Victoria_Cross_of_canada

THE

 

TO THE VICTORIA & GEORGE CROSS

COMPREHENSIVE GUIDE

victoria_cross george cross

 

 

 

 

 

 

 

 

 

 

 

 

 

 

 

 

 

 

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b. 15/03/1897 Portobello, Edinburgh, Scotland.  d. 02/02/1947 Birmingham.

 

DATE AND PLACE OF GC ACTION: 26/07/1929 Skiathos, Greece.

 

George Paterson Niven EGM/GC was born in Portobello, Edinburgh on 15th March 1897, the son of Angus McKenzie Niven and Mary (nee Gordon). His father was a Railway Signalman and George followed his career into the Railways until on 17th August 1913 he joined the Royal Navy as a Boy 2nd Class at HMS Ganges.

 

During the First World War, he joined HMS Crescent and HMS Collingwood, and signed up for 12 year’s adult service in 1915. He was promoted to Able Seaman later that year. Following the Great War, he served aboard HMS Revenge (1921-22), HMS Glorious (1922-23), HMS Valiant (1923-24), HMS Hood (1925) and eventually joined the HMS Devonshire.

 

On 25th July 1929, HMS Devonshire was carrying out full calibre firing when at the first salvo there was a massive explosion in X turret, which blew off the turret roof. Marine Albert Streams was the only man in the gun turret not killed or badly wounded. He climbed to the top of the turret but, on looking down and seeing the conditions, he climbed back into the smoke and flames, notwithstanding the grave risk of further explosions. He then helped evacuate the dead and wounded; when all were removed, he collapsed. Anthony Cobham GC then took stretcher parties, including Niven, aft and ordered one crew to follow him and the other to rig hoses. On reaching the turret, they assisted the men who were on fire. Cobham and Niven did what they could for them and then went into the turret, where there was still a lot of cordite burning fiercely.

 

Niven and Cobham were awarded the EGM, which was eventually exchanged for the new George Cross in 1940. He was flown to London to receive his GC alongside Cobham in 1942. Niven died in Birmingham on 2nd February 1949 and is buried in an unmarked grave in Yardley Cemetery, Birmingham. His medals including his GC, 1914-15 Star, British War Medal 1914-20 and Victory Medal 1914-19 are privately held.

 

LOCATION OF MEDAL: PRIVATELY HELD.

BURIAL PLACE: YARDLEY CEMETERY, YARDLEY, BIRMINGHAM.

 

 

 

 

 

 

 

 

 

 

 

 

 

 

 

 

 

 

 

 

 

 

 

 

 

 

 

George Paterson Niven EGM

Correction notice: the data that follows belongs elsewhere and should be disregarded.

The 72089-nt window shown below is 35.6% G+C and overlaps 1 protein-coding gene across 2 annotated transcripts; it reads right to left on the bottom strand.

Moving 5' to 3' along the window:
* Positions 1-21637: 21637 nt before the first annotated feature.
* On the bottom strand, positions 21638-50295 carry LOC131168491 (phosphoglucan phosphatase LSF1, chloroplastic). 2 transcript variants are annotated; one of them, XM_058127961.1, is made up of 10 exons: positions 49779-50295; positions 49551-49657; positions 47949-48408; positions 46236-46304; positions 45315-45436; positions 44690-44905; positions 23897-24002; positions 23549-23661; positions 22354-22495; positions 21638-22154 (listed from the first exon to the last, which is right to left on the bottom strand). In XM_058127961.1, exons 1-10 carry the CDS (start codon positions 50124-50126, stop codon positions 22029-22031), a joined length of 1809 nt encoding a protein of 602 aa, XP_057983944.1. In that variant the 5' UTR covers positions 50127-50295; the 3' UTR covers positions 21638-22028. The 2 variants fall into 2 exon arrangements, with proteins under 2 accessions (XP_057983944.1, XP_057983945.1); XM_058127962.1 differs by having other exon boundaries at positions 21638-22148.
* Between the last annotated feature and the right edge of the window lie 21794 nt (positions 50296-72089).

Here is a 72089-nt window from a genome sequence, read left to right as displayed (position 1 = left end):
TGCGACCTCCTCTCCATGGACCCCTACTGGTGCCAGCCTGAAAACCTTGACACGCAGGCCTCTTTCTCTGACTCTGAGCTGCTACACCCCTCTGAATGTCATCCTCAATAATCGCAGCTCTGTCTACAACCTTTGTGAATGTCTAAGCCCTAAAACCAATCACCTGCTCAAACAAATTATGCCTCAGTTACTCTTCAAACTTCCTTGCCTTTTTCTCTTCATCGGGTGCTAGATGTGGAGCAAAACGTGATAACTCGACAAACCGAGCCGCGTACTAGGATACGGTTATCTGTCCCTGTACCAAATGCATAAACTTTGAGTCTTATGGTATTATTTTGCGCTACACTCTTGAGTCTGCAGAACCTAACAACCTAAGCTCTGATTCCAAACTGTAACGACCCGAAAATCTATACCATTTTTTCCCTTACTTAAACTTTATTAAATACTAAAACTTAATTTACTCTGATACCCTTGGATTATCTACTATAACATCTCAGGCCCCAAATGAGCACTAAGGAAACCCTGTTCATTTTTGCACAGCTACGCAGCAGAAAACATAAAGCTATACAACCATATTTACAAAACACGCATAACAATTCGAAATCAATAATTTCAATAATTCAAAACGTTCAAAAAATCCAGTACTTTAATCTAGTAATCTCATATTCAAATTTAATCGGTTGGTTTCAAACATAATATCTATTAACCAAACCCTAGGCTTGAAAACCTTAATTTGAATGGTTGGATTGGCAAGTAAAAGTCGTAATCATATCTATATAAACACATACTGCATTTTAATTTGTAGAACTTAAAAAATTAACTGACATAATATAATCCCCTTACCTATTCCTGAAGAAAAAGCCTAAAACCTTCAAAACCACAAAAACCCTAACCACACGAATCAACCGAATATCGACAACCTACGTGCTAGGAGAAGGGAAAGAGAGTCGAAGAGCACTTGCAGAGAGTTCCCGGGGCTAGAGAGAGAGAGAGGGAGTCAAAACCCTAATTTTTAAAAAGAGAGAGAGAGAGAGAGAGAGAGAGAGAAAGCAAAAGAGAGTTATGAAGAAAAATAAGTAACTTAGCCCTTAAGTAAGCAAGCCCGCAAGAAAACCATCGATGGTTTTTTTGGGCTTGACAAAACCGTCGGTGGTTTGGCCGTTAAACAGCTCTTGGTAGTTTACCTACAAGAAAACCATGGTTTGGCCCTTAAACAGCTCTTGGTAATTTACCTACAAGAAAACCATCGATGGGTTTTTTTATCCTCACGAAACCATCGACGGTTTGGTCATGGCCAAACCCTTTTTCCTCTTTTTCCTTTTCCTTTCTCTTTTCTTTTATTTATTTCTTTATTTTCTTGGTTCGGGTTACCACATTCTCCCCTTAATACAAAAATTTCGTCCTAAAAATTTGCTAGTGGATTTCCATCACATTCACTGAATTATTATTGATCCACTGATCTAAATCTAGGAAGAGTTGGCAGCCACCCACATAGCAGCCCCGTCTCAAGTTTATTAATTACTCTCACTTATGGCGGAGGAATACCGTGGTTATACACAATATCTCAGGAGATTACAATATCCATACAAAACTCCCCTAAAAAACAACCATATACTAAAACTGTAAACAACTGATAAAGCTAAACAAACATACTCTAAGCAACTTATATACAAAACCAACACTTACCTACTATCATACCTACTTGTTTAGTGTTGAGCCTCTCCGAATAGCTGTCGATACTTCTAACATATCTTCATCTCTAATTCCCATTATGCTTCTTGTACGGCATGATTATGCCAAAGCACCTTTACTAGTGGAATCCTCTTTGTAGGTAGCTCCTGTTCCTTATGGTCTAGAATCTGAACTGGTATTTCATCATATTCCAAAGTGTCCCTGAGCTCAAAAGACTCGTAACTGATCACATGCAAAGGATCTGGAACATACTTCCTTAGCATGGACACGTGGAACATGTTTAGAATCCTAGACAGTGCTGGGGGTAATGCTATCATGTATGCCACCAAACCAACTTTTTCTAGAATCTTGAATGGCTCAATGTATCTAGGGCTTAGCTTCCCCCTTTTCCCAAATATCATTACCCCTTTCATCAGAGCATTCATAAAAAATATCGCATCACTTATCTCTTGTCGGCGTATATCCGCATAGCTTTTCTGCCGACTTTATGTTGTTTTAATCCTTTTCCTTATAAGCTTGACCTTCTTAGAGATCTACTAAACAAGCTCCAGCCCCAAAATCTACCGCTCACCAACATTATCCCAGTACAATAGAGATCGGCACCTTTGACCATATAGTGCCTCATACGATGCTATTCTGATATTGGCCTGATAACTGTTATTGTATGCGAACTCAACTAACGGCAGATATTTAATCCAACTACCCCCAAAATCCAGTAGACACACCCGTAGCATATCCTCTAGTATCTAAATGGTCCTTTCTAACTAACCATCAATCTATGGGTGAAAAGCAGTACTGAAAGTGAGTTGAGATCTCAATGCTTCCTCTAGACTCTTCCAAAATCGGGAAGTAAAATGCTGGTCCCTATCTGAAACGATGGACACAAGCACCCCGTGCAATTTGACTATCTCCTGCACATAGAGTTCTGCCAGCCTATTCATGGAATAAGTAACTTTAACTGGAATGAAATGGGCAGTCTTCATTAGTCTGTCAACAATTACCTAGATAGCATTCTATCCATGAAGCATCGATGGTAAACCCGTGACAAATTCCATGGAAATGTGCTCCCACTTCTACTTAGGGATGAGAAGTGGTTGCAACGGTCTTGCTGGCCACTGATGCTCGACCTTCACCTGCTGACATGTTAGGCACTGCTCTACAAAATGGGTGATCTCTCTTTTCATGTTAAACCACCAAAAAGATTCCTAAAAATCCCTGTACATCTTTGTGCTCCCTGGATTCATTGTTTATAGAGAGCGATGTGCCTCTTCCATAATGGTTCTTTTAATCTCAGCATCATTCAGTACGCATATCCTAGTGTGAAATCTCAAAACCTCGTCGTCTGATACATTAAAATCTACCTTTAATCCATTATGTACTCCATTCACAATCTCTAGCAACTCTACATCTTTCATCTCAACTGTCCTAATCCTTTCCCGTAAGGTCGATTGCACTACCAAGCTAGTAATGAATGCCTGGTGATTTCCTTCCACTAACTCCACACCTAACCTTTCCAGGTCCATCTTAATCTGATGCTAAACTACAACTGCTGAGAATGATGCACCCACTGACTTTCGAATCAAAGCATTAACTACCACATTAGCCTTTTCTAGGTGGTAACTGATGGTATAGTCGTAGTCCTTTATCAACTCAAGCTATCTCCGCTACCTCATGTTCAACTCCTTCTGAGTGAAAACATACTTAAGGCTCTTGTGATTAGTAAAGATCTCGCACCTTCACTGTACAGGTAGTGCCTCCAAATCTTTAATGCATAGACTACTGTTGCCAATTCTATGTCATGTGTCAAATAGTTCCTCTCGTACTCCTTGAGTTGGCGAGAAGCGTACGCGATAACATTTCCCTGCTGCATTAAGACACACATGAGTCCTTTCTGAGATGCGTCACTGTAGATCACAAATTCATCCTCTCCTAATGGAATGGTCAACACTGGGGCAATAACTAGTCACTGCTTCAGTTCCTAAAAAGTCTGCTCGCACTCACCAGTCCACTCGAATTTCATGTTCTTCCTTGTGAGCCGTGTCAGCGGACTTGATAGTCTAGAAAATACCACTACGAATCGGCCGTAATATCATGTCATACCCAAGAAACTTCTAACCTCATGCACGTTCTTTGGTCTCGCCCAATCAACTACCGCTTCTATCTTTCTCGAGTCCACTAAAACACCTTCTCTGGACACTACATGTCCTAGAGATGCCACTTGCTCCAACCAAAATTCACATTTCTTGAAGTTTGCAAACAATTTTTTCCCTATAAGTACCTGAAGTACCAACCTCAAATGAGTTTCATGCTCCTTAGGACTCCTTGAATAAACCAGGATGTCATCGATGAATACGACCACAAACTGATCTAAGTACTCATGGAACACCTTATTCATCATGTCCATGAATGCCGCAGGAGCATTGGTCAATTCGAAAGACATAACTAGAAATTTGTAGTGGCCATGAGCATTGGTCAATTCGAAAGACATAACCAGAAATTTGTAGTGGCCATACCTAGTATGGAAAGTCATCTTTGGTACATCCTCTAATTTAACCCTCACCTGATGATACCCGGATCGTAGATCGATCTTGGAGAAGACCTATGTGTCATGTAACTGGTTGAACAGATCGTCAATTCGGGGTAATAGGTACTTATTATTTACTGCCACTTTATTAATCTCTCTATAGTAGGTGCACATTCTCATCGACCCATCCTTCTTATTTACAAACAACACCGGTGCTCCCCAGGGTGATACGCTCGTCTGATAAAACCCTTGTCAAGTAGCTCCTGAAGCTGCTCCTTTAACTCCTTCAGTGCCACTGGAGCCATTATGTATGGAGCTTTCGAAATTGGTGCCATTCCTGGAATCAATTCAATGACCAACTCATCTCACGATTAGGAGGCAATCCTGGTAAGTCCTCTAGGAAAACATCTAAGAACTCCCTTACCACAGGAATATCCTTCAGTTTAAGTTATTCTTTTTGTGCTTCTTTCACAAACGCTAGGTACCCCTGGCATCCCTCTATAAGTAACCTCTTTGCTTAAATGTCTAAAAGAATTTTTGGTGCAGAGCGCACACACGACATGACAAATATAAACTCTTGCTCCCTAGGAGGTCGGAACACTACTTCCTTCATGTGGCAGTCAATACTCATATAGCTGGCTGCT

NO IMAGE AVAILABLE

yardley cemetery and crematorium

Niven's sadly unmarked grave in Yardley Cemetery (September 2015)

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A cross placed on Niven's grave by Kevin Brazier and myself in September 2015

“The KING has been graciously pleased to approve of the Award of the Medal of the Military Division of the Most Excellent Order of the British Empire to the undermentioned : -

 

For Gallantry.

Midshipman Anthony John Cobham, R.N.

Able Seaman George Patterson Niven, R.N. Official Number J. 26679

 

On the 26th July, 1929, H.M.S. “ Devonshire,” was carrying out full calibre firing when at the first salvo there was a heavy explosion which which blew off the roof of one of the turrets.

 

When the explosion occurred, Midshipman A. J. Cobham immediately took strecther parties aft and ordered one crew to follow him and the other crews to rig hoses. On reaching the turret he assisted men who were coming out of it with their clothes on fire, and took charge of the work of extinguishing the flames, getting them into stretchers etc. He followed the gunnery officer into the turret when the latter first went in and remained in the gun house until all necessary work was completed. He displayed marked intiative, coolness and pluck for an officer of his age.

 

Able Seaman G. P. Niven, entered the turret shortly after Midshipman Cobham and helped to evacuate wounded. He followed the gunnery officer down to the pump room, saying “I’m not going to let him go down alone.” After this officer had returned to the gun house, Able Seaman Niven heard someone call from below and went right down to the shell handing room to see what was wanted.”

1st January 1930

transcribed by Terry Hissey